The use of over-the-counter analgesics in patients with chronic kidney disease
Analgesics can be sold following medical prescription, but also as over-the-counter (OTC) medications. In patients with chronic kidney disease (CKD), their use could potentially be associated with increased risk of side-effects, due to impaired renal elimination. The aim was to evaluate the epidemiology and indications for the use of OTC analgesics, and the knowledge of their side-effects in patients with CKD.
Materials and methods
A cross-sectional, controlled survey on the use of OTC analgesic drugs was conducted among 180 CKD patients (stage 1-5, dialysis, kidney transplant), compared to 60 controls.
The proportion of patients using OTC analgesics on a regular basis was higher in the CKD group, compared to controls (18.9% vs. 10.0%, p<0.02). The major indications included musculoskeletal issues, followed by headaches and other. Subgroup analysis revealed that analgesic use was lowest among transplanted patients, in comparison to CKD stage 1-5, and dialysis subjects (10%, 20%, 26%, respectively, p=0.06). Less than half of CKD patients and controls declared any knowledge on potential side-effects of analgesic drugs (45.6% vs. 40.0%, NS).
The use of OTC analgesics among patients with CKD is higher than in subjects without CKD, with the
exception of transplanted patients. The knowledge on the potential side-effect of analgesics is limited.
Keywordschronic kidney disease, analgesics, over-the-counter
Analgesics are drugs administered to achieve relief from pain. They are typically prescription-only but many of them are also sold as over-the-counter (OTC) medications, i.e. without a prescription from a healthcare professional. Analgesics are among the most popular and best-selling OTC drugs, as according to some studies they account for 40-50% of all the medications sold without prescription [1-2]. Their consumption is constantly growing among the general population due to widespread availability and intense advertising of OTC analgesics as safe products with proven therapeutic potential. OTC analgesics are often effective for self-management of pain. However, they are also associated with a low but important rate of gastrointestinal and hepatic events, as well as a risk of intentional and non-intentional overdose .
Chronic kidney disease (CKD) is a prevalent disorder, estimated in Poland at ~6% of the general population . Irrespective of the cause, it often leads to a state of renal insufficiency with impaired excretion of numerous metabolites and waste products. The use of OTC analgesics in this patient group could potentially be associated with an increased risk of side-effects and/or drug toxicity, due to impaired renal metabolism and/or elimination. Taking into account the above-mentioned prevalence of CKD, and the widespread use of OTC drugs in the general population, the issue of OTC analgesic use in this specific patient group seems to be of clinical importance. Therefore, the aim of this study was to evaluate the epidemiology and indications for the use of OTC analgesics in patients at various stages of CKD, in comparison to controls with preserved kidney function.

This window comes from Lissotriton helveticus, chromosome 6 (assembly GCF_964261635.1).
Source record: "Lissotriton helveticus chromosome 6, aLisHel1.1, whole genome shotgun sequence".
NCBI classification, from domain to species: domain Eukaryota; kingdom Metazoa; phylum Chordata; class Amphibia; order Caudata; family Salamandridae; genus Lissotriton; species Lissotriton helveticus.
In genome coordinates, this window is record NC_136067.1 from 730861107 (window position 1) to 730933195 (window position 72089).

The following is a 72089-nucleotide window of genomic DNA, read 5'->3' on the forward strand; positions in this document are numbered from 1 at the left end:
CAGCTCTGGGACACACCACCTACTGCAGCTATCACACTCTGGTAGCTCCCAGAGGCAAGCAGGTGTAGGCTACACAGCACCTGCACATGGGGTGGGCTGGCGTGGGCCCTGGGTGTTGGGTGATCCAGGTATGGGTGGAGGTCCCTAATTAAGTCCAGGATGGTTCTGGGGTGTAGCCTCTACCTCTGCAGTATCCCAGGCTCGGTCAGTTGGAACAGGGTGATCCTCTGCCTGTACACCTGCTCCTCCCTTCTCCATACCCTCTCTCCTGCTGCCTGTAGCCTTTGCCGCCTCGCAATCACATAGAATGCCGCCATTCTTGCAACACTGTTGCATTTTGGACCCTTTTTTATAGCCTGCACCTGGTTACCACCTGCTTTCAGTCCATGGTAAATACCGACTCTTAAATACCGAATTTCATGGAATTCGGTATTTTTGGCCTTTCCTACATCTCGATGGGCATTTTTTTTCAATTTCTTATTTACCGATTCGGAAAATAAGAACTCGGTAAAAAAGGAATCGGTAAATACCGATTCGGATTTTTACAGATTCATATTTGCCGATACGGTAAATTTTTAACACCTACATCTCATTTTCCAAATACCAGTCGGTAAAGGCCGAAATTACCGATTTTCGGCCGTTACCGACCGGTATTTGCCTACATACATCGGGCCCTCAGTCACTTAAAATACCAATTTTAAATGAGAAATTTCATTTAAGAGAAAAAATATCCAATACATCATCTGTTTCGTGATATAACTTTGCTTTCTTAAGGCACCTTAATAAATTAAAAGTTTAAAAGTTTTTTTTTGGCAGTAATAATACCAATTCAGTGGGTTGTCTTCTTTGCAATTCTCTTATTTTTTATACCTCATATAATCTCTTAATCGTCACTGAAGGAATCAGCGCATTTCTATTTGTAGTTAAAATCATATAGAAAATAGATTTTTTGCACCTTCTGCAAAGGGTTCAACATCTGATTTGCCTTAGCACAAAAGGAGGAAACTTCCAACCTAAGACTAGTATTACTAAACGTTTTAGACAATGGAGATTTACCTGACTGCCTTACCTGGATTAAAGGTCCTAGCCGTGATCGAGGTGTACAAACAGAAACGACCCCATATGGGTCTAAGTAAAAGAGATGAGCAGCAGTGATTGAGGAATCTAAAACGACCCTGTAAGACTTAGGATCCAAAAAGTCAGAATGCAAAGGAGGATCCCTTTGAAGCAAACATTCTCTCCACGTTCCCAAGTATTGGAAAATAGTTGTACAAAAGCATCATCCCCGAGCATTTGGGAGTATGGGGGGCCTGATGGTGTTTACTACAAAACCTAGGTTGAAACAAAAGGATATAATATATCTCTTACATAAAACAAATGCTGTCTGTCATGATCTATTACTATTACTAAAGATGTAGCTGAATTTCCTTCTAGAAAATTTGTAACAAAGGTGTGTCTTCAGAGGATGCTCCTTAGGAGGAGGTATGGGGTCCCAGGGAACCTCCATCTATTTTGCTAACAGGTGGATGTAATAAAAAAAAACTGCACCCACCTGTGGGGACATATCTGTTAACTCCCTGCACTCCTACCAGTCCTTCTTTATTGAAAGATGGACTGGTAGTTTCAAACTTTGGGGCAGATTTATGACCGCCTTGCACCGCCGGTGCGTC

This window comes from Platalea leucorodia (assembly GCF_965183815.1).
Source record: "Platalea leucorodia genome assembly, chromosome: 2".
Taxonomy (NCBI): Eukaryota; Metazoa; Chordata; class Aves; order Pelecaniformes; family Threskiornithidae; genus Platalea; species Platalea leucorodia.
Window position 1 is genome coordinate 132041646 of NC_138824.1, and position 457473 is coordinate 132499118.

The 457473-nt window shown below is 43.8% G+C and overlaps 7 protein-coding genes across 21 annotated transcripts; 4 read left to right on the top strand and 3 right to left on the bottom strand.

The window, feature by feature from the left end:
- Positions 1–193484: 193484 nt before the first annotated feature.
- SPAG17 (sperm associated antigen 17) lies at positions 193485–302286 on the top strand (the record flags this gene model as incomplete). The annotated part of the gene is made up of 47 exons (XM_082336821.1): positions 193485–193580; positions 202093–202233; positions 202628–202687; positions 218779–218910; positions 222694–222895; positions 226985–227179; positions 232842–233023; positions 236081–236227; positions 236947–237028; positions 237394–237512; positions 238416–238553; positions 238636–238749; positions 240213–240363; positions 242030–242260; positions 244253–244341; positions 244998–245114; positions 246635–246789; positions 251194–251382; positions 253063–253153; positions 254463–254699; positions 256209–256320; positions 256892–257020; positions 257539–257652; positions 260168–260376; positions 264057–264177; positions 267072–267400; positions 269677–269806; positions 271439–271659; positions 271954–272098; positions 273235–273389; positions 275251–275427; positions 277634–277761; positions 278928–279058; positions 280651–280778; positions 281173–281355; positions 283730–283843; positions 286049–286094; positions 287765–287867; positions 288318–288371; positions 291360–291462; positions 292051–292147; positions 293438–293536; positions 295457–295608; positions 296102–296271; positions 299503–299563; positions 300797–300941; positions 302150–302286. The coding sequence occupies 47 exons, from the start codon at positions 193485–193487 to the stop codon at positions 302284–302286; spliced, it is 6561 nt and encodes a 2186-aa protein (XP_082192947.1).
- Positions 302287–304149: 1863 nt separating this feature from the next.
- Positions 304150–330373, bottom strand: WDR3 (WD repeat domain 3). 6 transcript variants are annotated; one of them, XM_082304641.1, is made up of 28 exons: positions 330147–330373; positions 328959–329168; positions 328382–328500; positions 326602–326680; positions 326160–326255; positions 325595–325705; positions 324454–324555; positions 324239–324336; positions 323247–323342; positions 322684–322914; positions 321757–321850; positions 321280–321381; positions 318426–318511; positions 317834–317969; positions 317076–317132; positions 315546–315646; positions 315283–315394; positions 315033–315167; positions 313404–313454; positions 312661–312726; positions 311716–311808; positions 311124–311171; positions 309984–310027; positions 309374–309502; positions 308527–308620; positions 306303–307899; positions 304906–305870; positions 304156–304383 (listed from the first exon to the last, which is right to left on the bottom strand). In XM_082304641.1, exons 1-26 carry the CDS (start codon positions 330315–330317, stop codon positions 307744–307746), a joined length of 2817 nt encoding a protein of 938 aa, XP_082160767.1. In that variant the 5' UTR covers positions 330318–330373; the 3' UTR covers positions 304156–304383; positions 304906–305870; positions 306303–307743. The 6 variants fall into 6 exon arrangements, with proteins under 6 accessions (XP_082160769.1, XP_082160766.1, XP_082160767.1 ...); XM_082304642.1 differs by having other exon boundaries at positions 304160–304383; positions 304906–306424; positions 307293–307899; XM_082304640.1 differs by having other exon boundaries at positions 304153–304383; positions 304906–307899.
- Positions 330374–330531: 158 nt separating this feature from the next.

Materials and methods
A cross-sectional controlled survey study of CKD patients was conducted to evaluate their analgesic self-medication practices. The study cohort included 180 patients with CKD treated in the Department of Nephrology Transplantology and Internal Medicine of the Medical University of Gdansk. CKD was diagnosed according to KDOQI definition . Inclusion criteria were restricted to the presence of CKD, age >18, and willingness to participate in the survey. Patients were divided into subgroups: CKD stage 1-5 (CKDND; n=80), end-stage renal failure patients treated with hemodialysis or peritoneal dialysis (CKDD; n=50), and patients after renal transplantation (CKDT; n=50). Glomerular filtration rate (GFR) was estimated based on the CKDEPI equation . The control group comprised of 60 age- and gender-matched subjects without CKD, selected from a cohort of the Family Medicine Centre of the same hospital.
The study was based on a written anonymous survey. The questions referred to analgesic self-medication practices: frequency of analgesic use (never, sometimes, regularly i.e. >1 time/week), major indications, the source (advised by the doctor, by the pharmacist, by the mass media, etc.), as well as the patient’s awareness of the potential side-effects of the analgesics used. Protocol of the study received approval from the Local Bioethics Committee. Results were expressed as percentages (for categorical variables), mean and standard deviation or median and interquartile range. The assumption of normality was verified with the Kolmogorov-Smirnov test. The quantitative variables’ differences were assessed by t-test, analysis of variance (ANOVA) or non-parametric Kruskal-Wallis test. Differences in prevalence between selected categories were measured using the two-sample t-test test. A p-value <0.05 was considered to be statistically significant. Statistical processing of the results was performed with the use of the statistical software STATISTICA PL v 12.0 (Statsoft, Poland).